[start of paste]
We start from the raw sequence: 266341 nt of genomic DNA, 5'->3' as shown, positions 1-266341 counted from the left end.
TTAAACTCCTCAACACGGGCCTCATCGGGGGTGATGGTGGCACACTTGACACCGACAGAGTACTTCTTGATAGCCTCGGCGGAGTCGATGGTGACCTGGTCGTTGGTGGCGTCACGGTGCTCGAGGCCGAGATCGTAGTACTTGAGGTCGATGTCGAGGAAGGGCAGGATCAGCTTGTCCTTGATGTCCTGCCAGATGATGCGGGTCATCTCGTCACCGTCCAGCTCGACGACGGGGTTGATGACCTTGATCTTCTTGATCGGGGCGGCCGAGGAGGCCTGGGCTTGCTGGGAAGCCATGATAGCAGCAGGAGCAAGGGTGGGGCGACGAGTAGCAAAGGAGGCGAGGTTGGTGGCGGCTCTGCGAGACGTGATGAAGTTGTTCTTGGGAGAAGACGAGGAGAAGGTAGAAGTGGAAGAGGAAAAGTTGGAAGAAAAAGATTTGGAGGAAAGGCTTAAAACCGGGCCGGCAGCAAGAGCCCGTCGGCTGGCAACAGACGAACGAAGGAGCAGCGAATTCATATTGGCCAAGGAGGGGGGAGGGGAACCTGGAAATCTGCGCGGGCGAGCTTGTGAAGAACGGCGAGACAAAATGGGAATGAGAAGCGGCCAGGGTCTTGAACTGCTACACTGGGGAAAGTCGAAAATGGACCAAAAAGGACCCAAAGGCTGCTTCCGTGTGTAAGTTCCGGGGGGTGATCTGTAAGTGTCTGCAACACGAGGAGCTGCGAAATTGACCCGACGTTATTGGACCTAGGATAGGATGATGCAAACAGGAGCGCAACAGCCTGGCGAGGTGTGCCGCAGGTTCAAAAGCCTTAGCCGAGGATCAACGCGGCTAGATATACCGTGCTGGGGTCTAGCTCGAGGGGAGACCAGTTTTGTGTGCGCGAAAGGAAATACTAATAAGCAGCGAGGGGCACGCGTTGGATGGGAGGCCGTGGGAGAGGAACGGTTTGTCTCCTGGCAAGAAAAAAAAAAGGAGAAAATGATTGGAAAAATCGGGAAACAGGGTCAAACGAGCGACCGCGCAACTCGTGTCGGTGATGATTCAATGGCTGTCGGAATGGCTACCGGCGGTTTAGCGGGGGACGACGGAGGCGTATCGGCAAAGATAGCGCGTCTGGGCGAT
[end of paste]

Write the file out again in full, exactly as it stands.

We start from the raw sequence: 266341 nt of genomic DNA, 5'->3' as shown, positions 1-266341 counted from the left end.
TTAAACTCCTCAACACGGGCCTCATCGGGGGTGATGGTGGCACACTTGACACCGACAGAGTACTTCTTGATAGCCTCGGCGGAGTCGATGGTGACCTGGTCGTTGGTGGCGTCACGGTGCTCGAGGCCGAGATCGTAGTACTTGAGGTCGATGTCGAGGAAGGGCAGGATCAGCTTGTCCTTGATGTCCTGCCAGATGATGCGGGTCATCTCGTCACCGTCCAGCTCGACGACGGGGTTGATGACCTTGATCTTCTTGATCGGGGCGGCCGAGGAGGCCTGGGCTTGCTGGGAAGCCATGATAGCAGCAGGAGCAAGGGTGGGGCGACGAGTAGCAAAGGAGGCGAGGTTGGTGGCGGCTCTGCGAGACGTGATGAAGTTGTTCTTGGGAGAAGACGAGGAGAAGGTAGAAGTGGAAGAGGAAAAGTTGGAAGAAAAAGATTTGGAGGAAAGGCTTAAAACCGGGCCGGCAGCAAGAGCCCGTCGGCTGGCAACAGACGAACGAAGGAGCAGCGAATTCATATTGGCCAAGGAGGGGGGAGGGGAACCTGGAAATCTGCGCGGGCGAGCTTGTGAAGAACGGCGAGACAAAATGGGAATGAGAAGCGGCCAGGGTCTTGAACTGCTACACTGGGGAAAGTCGAAAATGGACCAAAAAGGACCCAAAGGCTGCTTCCGTGTGTAAGTTCCGGGGGGTGATCTGTAAGTGTCTGCAACACGAGGAGCTGCGAAATTGACCCGACGTTATTGGACCTAGGATAGGATGATGCAAACAGGAGCGCAACAGCCTGGCGAGGTGTGCCGCAGGTTCAAAAGCCTTAGCCGAGGATCAACGCGGCTAGATATACCGTGCTGGGGTCTAGCTCGAGGGGAGACCAGTTTTGTGTGCGCGAAAGGAAATACTAATAAGCAGCGAGGGGCACGCGTTGGATGGGAGGCCGTGGGAGAGGAACGGTTTGTCTCCTGGCAAGAAAAAAAAAAGGAGAAAATGATTGGAAAAATCGGGAAACAGGGTCAAACGAGCGACCGCGCAACTCGTGTCGGTGATGATTCAATGGCTGTCGGAATGGCTACCGGCGGTTTAGCGGGGGACGACGGAGGCGTATCGGCAAAGATAGCGCGTCTGGGCGAT